With their long, feathery fronds and lush, exotic appearance, ferns make beautiful indoor plants. The humidity and moisture from your daily shower make the bathroom the best spot to grow ferns. If you’re interested in growing ferns indoors, in pots, or learning to cultivate ferns from spores, read on:
Ferns thrive in humid, moist environments. Some of the best fern varieties to grow indoors are listed below.
- Button Fern (Pellaea)
- Holly Fern (Cyrtomium)
- Boston Fern (Nephrolepis)
- Rabbit’s Foot Fern (Davallia)
- Staghorn Fern (Platycerium)
- Silver Lady Fern (Blechnum gibbum)
If you have a large bathroom, the broad, bushy foliage of a Silver Lady Fern looks attractive.
Grow Ferns in Pots With This Quick DIY
What You’ll Need:
- Decorative plant container
- Plastic pot to fit inside
- Bucket or container for mixing
- Small gravel
- Potting mix for houseplants
- Slow-release granular fertilizer
- Fern plant
Pour houseplant potting mix into a bucket or container. Add a granular slow-release fertilizer, following packaging directions. Then, mix the potting soil and granules.
Add a little gravel to the bottom of the plastic pot to improve drainage. Then, pour in the potting mix to fill the plastic pot halfway to the top.
Remove the fern from its original container and place it in the plastic pot. Fill in around the roots and plant with additional potting mix/fertilizer blend. With your fingers, press the soil down gently around the plant.
Add a thin layer of gravel on top of the potting mix and water well.
Caring for Your Fern
It’s easy to grow ferns as they are a very low-maintenance plant. Humidity, low light, and fertilizer are the necessities.
Ferns do not tolerate dry conditions. Ferns are woodland plants that naturally thrive in the shaded, moist soil found under trees. You’ll know when your fern isn’t getting enough humidity when you notice the fronds begin to turn brown. Make sure your fern takes in plenty of moisture by:
- Keeping the potting soil damp, but not soggy. You may need to water the plant a little, daily.
- In the spring and summer, water ferns well. In the winter, water just until the soil is moist.
- Mist your fern, with room temperature, soft water, preferably in the a.m.
- Fill a shallow tray with pebbles. Sit your fern on top. Finally, add just enough water to the tray to touch the bottom of the pot.
Ferns in their natural environment thrive in dappled sunlight, under the leafy canopy of trees. Your indoor fern will need a similar amount of bright, indirect light to grow. You’ll know when your fern isn’t getting enough light when you see slow growth and yellowing fronds. Few ferns will tolerate full sunlight.
In the spring and summer feed your fern every two to four weeks with a mixture of tepid water and a few drops of liquid fertilizer. Occasionally add a few drops of liquid fertilizer to your spray mister. Ferns ‘sleep’ in the winter, so no feeding is required.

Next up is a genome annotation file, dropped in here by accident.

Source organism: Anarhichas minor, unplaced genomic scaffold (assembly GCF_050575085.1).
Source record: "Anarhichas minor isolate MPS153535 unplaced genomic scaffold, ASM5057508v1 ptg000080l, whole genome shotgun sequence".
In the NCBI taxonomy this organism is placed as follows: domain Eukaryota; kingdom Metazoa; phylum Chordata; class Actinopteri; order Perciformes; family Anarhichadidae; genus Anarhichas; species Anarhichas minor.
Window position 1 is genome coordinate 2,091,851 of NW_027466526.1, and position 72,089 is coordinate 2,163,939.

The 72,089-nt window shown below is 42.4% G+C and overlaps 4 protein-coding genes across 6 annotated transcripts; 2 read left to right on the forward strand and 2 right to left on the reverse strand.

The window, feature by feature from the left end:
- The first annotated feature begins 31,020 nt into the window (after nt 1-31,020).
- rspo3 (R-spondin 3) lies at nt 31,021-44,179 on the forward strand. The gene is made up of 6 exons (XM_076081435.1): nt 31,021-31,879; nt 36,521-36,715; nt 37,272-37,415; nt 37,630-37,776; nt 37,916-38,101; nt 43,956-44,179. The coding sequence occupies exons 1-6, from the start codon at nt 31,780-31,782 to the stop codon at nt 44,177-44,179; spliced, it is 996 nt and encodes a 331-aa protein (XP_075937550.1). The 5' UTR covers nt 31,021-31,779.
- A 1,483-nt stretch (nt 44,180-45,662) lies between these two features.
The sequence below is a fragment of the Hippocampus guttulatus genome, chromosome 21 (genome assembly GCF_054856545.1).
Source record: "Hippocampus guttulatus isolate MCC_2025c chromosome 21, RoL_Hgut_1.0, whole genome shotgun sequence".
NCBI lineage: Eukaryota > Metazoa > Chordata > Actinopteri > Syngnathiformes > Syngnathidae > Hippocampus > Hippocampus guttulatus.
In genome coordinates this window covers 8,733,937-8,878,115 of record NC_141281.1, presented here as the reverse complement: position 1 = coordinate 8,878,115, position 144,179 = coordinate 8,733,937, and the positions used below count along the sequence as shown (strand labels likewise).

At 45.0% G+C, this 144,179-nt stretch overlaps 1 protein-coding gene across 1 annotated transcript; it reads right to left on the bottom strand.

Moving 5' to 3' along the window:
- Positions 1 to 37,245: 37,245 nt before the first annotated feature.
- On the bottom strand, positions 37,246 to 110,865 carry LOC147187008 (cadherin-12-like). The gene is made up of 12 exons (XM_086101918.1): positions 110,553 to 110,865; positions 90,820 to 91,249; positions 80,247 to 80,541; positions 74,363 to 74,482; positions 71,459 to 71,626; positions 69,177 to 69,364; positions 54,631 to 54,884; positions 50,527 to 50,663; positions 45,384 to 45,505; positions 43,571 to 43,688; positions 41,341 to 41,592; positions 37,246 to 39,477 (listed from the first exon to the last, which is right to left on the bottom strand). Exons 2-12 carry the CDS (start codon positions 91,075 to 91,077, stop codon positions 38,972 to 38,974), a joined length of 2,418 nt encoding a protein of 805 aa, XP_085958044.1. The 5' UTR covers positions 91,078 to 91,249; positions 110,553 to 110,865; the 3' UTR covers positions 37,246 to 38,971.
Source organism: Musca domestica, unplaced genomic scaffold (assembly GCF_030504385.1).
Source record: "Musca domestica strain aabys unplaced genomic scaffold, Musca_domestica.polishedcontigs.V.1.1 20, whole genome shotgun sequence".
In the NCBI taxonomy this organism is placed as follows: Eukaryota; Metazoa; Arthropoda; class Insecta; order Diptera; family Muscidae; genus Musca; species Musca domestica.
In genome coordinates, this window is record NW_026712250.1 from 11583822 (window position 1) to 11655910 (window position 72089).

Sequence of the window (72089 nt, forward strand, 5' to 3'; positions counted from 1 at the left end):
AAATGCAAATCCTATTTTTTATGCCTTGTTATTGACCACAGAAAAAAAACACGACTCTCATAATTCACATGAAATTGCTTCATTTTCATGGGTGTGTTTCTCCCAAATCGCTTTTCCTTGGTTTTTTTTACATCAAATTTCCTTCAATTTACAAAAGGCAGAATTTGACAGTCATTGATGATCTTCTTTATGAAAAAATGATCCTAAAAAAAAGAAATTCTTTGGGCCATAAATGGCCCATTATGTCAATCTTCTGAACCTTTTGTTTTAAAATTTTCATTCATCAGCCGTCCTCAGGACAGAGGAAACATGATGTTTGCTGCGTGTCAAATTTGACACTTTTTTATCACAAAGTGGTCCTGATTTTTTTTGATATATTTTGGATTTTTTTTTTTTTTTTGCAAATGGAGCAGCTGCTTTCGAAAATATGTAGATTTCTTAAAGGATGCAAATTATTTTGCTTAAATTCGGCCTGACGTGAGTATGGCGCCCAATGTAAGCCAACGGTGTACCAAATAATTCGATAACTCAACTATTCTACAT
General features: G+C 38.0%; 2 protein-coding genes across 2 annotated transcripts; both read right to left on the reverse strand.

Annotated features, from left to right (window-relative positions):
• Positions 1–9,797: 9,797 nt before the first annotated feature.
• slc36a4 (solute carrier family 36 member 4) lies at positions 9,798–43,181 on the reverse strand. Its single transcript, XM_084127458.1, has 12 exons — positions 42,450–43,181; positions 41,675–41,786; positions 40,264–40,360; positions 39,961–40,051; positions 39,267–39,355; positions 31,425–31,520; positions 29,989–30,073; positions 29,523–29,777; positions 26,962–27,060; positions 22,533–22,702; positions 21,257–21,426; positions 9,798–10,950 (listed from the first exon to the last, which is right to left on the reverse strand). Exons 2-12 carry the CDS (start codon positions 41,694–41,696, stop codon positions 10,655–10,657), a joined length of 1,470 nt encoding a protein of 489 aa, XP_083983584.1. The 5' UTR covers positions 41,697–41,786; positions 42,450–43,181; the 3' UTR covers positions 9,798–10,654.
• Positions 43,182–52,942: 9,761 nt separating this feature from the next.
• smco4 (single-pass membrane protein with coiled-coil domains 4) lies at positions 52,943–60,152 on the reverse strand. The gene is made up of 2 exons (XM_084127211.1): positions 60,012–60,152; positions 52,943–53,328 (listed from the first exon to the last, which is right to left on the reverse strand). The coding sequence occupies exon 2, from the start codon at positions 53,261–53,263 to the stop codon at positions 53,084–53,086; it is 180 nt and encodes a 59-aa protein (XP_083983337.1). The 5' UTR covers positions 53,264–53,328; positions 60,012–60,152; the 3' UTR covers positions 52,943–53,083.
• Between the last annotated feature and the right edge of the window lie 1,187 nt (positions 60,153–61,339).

How to Grow Ferns from Spores
Patience and some skill are required when propagating new ferns from spores. Ferns are a unique plant because they reproduce by spores. Spores are in casings (sporangia) located on the underside of the fronds.
Step 1- Locate the ripe spores by looking on the back of a frond for cinnamon brown colored dots or lines.
Step 2- Trim a frond section with pruning scissors. Place it between two sheets of paper loosely taped together.
Step 3- Also store the frond in a dry, warm, draft-free spot for approximately two weeks.
Step 4- Carefully open the sheets of paper. You’ll see a mix of spores and leaf debris.
Step 5- Separate the leaf debris from the spores by holding the sheet on a slant and lightly tapping the paper. Additionally, the heavier debris will fall from the paper. The lighter spores will remain stuck to the paper.
Step 6- Gently fold the paper in half, lengthwise and tap again to slide the spores into the fold.
Step 7- Sprinkle the spores on top of the potting soil and place the pot near a window.
Step 8- Patiently wait. It will take 6 to 8 weeks for tiny flat, leaf-like plants to appear. Also, keep the potting soil moist. Thin the sprouts to one to two per 3″ area.
Step 9- After an another 6 to 8 weeks, little ferns will emerge. When the first fronds grow to 1/2″ in height, thin them to 3″ apart.
Step 10- Lastly, plant your new ferns in a part shade location. Check them regularly, the first year to make sure they have plenty of water and a humid environment to grow.
Adding greenery to your home can give any room a fresh look. Ferns especially make the perfect addition to any bathroom. The simple necessities of humidity, low light, and fertilizer make growing a fern in your bathroom so simple.
Find out which indoor plant suits your bathroom best here.
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